The Vice President was on his home turf on the trip, and was supposed to visit a synagogue in his former congressional district. LBJ ended up keeping his promise, arriving a month later—as President.
The Last Beautiful Picture Of JFK And Jackie (David Luban, Business Insider)
The story behind the last photo of the famous couple:
The Umbrella Man (Errol Morris, New York Times)
From two years ago, an Errol Morris short about “the only man in Dallas under an umbrella,” who just happened to be standing by the limousine when the shots rang out. Conspiracy theorists have speculated that the umbrella was some sort pneumatic assassination device. That is, until Umbrella Man came forward with the real story…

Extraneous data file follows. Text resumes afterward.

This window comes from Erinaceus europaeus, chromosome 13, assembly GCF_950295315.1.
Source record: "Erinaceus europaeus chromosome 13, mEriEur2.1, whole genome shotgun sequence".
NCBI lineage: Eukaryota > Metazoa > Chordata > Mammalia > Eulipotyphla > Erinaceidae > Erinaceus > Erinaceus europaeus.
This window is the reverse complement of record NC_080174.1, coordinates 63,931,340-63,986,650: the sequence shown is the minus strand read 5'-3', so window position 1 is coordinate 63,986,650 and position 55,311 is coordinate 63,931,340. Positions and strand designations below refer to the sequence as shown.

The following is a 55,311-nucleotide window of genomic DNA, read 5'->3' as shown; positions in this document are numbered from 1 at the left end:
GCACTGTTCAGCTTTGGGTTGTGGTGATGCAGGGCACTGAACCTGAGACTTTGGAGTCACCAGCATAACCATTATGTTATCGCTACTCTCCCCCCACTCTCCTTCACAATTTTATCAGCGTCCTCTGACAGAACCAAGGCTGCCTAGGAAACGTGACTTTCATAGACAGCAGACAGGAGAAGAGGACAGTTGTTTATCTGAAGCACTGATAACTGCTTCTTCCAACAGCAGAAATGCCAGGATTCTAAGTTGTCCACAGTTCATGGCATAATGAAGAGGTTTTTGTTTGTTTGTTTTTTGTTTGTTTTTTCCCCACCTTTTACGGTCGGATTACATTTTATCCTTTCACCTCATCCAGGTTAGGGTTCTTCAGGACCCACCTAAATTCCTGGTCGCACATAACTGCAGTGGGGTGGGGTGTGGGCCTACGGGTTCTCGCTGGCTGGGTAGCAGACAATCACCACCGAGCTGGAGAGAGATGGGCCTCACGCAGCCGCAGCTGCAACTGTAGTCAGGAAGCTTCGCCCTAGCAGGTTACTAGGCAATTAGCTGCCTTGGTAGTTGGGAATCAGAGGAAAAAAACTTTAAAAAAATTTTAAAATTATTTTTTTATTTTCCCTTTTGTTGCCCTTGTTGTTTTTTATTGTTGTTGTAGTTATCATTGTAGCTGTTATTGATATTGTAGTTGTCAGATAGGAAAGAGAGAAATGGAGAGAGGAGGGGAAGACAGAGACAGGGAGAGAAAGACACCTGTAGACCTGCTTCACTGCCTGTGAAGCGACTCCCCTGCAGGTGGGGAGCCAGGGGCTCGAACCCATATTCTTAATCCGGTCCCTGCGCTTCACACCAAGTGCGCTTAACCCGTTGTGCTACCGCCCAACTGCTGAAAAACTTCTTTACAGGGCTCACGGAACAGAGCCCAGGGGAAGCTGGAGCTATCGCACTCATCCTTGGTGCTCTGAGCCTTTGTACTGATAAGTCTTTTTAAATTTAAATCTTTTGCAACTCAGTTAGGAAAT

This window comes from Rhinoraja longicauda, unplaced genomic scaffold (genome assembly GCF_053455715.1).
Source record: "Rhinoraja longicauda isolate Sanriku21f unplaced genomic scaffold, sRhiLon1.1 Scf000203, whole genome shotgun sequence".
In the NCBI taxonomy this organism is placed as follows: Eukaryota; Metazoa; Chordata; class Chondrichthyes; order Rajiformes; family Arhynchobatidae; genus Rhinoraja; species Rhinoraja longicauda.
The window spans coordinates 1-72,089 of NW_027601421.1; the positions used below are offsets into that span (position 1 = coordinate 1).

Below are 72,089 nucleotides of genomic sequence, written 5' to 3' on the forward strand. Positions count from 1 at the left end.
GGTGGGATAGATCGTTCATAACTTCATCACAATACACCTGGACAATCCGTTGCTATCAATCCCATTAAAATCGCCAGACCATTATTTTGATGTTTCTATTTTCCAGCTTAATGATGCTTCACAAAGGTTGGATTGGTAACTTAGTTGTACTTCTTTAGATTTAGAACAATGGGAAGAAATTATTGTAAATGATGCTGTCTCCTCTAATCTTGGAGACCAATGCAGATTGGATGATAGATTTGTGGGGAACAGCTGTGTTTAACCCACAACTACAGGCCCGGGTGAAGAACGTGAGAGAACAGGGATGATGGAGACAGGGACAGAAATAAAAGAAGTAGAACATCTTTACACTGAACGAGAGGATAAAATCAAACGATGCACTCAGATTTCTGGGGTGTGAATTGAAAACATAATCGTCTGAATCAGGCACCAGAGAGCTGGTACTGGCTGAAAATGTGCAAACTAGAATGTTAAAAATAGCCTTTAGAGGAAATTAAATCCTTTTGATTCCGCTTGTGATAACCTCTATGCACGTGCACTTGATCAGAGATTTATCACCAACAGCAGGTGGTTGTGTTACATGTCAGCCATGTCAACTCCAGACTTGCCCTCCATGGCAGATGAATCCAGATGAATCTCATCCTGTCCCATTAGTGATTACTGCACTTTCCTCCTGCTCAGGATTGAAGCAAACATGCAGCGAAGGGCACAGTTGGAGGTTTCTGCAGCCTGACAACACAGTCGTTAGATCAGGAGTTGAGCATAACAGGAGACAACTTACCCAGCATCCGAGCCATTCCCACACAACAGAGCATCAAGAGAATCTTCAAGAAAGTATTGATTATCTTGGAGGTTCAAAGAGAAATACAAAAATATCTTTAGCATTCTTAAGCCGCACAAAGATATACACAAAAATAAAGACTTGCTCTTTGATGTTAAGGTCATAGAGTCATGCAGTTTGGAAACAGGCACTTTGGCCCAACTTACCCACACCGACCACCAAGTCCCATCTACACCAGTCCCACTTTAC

Up For Auction: Watch Believed To Be Used To Declare JFK’s Time Of Death (Ula Ilnytzky,Talking Points Memo)
Dr. Kemp Clark, who declared the time of death, was wearing a watch purchased for him by his mother for $750 in 1949. The watch could fetch up to $150,000 at Christie’s.
My Father Made Jackie’s Pink Suit (Michael Horowicz, Daily Beast)
Jackie’s famous dress wasn’t actually from Chanel, but from a tailor’s shop in the Lower East Side. Here’s the story of the Jewish Polish immigrant who made it.
The World Changes as President John F. Kennedy is Assassinated by Lee Harvey Oswald (New York Daily News)
And, of course, the cover:
Historical Trivia of the Day, Poorly-Timed Magazine Cover Edition (Evan McMurry, A Flea in the Fur of the Beast)